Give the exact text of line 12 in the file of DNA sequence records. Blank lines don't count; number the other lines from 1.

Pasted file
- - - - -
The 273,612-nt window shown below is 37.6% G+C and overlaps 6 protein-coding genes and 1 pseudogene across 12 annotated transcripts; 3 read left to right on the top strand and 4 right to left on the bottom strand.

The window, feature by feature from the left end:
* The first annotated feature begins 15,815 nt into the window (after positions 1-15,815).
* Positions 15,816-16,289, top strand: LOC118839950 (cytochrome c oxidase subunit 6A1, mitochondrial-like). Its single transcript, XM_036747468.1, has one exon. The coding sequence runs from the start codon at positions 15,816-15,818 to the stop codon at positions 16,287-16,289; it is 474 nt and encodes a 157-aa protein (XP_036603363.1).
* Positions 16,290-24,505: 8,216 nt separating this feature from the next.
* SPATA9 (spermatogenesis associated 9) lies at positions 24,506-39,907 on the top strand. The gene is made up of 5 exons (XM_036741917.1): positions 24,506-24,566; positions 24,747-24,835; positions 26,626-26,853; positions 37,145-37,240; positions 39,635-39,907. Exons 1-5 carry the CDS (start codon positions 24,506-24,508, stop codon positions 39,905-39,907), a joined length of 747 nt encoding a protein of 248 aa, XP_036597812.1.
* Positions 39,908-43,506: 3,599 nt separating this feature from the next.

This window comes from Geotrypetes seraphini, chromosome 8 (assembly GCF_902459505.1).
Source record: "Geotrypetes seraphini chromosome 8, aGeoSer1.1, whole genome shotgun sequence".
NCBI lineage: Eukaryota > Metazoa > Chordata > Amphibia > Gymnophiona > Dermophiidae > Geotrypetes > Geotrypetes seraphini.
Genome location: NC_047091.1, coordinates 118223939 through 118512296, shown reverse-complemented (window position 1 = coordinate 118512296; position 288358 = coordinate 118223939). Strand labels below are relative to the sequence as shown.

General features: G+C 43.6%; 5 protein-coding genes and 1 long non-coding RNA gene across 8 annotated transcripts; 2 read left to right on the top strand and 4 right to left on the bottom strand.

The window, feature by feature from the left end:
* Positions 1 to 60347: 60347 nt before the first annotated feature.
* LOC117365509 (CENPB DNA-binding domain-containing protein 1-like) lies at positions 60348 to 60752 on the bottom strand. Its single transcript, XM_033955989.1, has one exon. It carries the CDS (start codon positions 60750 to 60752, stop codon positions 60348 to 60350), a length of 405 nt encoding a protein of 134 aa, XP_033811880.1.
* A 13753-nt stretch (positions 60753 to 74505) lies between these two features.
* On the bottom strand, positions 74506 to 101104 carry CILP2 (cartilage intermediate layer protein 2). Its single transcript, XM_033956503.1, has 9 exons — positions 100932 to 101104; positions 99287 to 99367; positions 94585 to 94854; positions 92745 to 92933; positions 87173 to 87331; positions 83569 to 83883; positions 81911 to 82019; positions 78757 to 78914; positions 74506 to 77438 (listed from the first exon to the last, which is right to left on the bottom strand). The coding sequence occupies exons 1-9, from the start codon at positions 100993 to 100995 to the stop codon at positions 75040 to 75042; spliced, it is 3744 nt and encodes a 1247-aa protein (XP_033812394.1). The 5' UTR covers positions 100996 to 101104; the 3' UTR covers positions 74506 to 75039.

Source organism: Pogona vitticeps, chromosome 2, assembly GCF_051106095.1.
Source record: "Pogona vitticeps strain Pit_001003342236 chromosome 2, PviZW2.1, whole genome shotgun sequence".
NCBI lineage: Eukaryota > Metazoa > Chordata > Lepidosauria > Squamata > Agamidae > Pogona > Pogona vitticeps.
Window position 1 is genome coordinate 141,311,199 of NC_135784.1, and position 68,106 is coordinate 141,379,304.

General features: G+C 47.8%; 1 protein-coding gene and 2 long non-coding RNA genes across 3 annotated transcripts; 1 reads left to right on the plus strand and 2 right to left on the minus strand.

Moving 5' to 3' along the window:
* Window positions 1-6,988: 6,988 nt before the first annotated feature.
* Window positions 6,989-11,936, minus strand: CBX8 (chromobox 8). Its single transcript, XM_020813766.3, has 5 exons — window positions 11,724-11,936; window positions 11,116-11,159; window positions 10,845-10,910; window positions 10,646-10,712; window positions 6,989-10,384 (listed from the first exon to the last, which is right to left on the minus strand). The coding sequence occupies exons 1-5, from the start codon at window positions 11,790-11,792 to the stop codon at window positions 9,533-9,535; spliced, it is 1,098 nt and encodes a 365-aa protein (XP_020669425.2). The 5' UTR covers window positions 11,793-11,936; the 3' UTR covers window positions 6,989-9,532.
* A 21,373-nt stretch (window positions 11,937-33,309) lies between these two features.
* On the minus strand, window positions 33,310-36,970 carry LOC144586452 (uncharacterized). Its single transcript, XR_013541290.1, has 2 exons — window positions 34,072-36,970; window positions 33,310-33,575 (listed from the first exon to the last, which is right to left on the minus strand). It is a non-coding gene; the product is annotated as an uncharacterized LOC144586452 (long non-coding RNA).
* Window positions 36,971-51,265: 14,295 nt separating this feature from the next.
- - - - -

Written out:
General features: G+C 43.6%; 5 protein-coding genes and 1 long non-coding RNA gene across 8 annotated transcripts; 2 read left to right on the top strand and 4 right to left on the bottom strand.